is guilty of an offence under Section 45(a) of the Act.

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9. We find that none of the three witnesses have deposed regarding

hitting of superior officer by the Sailor. The superior officer Lt.

Abhishek Vardhan was not examined either before the

Investigation Officer or the Executive Officer nor he has been made

available for cross-examination as per the proceedings produced

before us. It has also come on record that the superior officer has

been found to be guilty for using abusive language against the

Sailor.

10. In terms of Section 15 of the Armed Forces Tribunal Act, 2007 3, the

Tribunal exercises jurisdiction, powers and authority against any

order, decision, finding or sentence passed by a court martial or

any matter connected therewith or incidental thereto. Sub-section

(6) of Section 15 of the AFT Act empowers the Tribunal to

substitute the findings of the court martial which includes the

disciplinary proceedings under the said Act (see Section 3 (f) of the

AFT Act) and also to interfere if the sentence is found to be

excessive, illegal or unjust. Section 15(6) of the AFT Act reads as

under:

“15 (6) Notwithstanding anything contained in the
foregoing provisions of this section, the Tribunal shall
have the power to—

(a) substitute for the findings of the court martial, a
finding of guilty for any other offence for which the
offender could have been lawfully found guilty by the
court martial and pass a sentence afresh for the offence
specified or involved in such findings under the

3 for short, ‘AFT Act’

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provisions of the Army Act, 1950 (46 of 1950) or the
Navy Act, 1957 (62 of 1957) or the Air Force Act, 1950
(45 of 1950), as the case may be; or

(b) if sentence is found to be excessive, illegal or
unjust, the Tribunal may—

(i) remit the whole or any part of the sentence, with or
without conditions;

(ii) mitigate the punishment awarded;

(iii) commute such punishment to any lesser
punishment or punishments mentioned in the Army Act,
1950 (46 of 1950), the Navy Act, 1957 (62 of 1957)
and the Air Force Act, 1950 (45 of 1950), as the case
may be;

(c) enhance the sentence awarded by a court martial:
Provided that no such sentence shall be enhanced
unless the appellant has been given an opportunity of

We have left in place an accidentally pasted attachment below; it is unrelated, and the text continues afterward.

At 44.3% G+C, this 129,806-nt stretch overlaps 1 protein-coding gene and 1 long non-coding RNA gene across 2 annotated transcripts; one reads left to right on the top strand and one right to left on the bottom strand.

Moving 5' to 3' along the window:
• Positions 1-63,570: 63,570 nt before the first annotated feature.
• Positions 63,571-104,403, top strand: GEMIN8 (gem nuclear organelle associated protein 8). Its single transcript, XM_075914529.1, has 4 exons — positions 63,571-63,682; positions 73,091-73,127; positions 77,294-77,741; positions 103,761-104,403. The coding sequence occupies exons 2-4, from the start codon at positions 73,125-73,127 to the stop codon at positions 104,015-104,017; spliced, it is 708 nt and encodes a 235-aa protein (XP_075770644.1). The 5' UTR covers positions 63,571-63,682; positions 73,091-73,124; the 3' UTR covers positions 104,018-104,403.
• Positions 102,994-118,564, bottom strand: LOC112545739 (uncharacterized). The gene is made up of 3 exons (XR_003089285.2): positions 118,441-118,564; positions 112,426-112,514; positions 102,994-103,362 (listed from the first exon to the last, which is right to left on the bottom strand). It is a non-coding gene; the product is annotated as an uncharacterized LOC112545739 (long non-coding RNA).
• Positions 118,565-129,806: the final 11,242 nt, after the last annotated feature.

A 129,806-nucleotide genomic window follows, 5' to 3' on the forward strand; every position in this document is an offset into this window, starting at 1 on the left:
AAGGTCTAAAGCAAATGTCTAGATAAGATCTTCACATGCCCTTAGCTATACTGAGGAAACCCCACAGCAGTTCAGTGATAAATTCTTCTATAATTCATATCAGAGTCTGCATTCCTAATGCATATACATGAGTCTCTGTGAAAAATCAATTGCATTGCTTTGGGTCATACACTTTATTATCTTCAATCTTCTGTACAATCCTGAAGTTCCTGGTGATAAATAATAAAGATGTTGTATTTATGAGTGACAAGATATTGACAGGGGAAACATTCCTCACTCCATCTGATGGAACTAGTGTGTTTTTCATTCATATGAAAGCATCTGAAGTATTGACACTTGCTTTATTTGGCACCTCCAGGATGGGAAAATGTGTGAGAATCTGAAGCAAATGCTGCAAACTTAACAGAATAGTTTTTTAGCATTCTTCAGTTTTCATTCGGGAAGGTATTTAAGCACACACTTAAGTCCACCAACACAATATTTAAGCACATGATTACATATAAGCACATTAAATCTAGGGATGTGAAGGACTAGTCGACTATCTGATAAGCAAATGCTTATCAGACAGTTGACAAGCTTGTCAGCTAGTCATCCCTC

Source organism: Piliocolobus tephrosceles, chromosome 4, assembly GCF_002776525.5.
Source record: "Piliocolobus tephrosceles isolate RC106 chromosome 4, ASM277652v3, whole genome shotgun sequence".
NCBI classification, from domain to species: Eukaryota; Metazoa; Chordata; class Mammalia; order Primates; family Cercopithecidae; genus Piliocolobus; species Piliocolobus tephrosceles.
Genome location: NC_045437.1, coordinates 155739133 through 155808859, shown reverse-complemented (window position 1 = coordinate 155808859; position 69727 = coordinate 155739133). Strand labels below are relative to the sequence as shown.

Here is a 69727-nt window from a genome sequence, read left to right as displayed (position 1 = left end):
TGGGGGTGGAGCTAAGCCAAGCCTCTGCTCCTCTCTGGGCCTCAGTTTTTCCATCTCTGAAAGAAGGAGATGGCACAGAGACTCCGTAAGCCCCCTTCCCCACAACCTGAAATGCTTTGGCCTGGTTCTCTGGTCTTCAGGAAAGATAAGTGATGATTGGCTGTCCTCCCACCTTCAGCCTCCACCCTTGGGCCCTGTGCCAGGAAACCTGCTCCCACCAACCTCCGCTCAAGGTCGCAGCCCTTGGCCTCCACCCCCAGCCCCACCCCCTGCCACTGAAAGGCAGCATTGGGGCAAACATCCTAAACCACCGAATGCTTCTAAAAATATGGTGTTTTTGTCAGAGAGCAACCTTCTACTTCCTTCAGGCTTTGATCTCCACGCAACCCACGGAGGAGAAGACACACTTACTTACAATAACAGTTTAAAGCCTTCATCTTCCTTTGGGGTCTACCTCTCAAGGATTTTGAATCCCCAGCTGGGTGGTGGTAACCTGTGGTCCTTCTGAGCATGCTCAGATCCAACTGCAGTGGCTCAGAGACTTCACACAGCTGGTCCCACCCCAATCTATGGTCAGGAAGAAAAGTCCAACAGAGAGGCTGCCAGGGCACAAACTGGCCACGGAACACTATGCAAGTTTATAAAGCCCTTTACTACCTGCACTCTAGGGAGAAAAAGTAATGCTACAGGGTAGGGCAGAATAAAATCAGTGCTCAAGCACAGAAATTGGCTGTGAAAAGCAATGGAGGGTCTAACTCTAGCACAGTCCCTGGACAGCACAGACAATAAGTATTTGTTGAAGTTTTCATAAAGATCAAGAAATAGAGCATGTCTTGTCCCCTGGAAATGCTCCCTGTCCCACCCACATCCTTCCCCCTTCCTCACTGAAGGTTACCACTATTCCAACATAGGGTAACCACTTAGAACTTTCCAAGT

being heard;

(d) release the appellant, if sentenced to imprisonment,
on parole with or without conditions;

(e) suspend a sentence of imprisonment;

(f) pass any other order as it may think appropriate.”

11. We find that the Commanding Officer who was on the high seas

with the Sailor and the superior officer was aware of the extent of

misconduct of the Sailor. None of the three witnesses have

deposed regarding striking of the superior officer by the Sailor.

The superior officer has not made himself available before the

Investigating Officer or the Executive Officer.

12. Even though, the superior officer has used abusive language but

the Sailor was not expected to retort and hit the superior officer.

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The conduct of the Sailor cannot be condoned in any manner.

13. In terms of provisions of the AFT Act, the Tribunal is competent to

substitute the findings in the disciplinary proceedings leading to

dismissal of the Sailor and to substitute and/or mitigate the

punishment awarded. Therefore, the order passed by the Tribunal

to set aside the dismissal is within the jurisdiction of the Tribunal

finding that the punishment imposed is disproportionate to the

misconduct. This Court in appellate jurisdiction under Section 30

of the AFT Act would be slow in interfering with the substituted

punishment, unless the order passed by the Tribunal is found to be

arbitrary, unreasonable or capricious. We find that the view taken

by the Tribunal is not patently illegal warranting interference in the

present appeal. The appeal is accordingly dismissed.

14. However, it is directed that the respondent shall be reinstated

within two months but shall not be entitled to any back wages

from the date of dismissal till reinstatement but he shall be

entitled to computation of all consequential benefits including pay

fixation.

………………………………………J.

(L. NAGESWARA RAO)

………………………………………J.

(HEMANT GUPTA)

NEW DELHI;

JANUARY 21, 2020.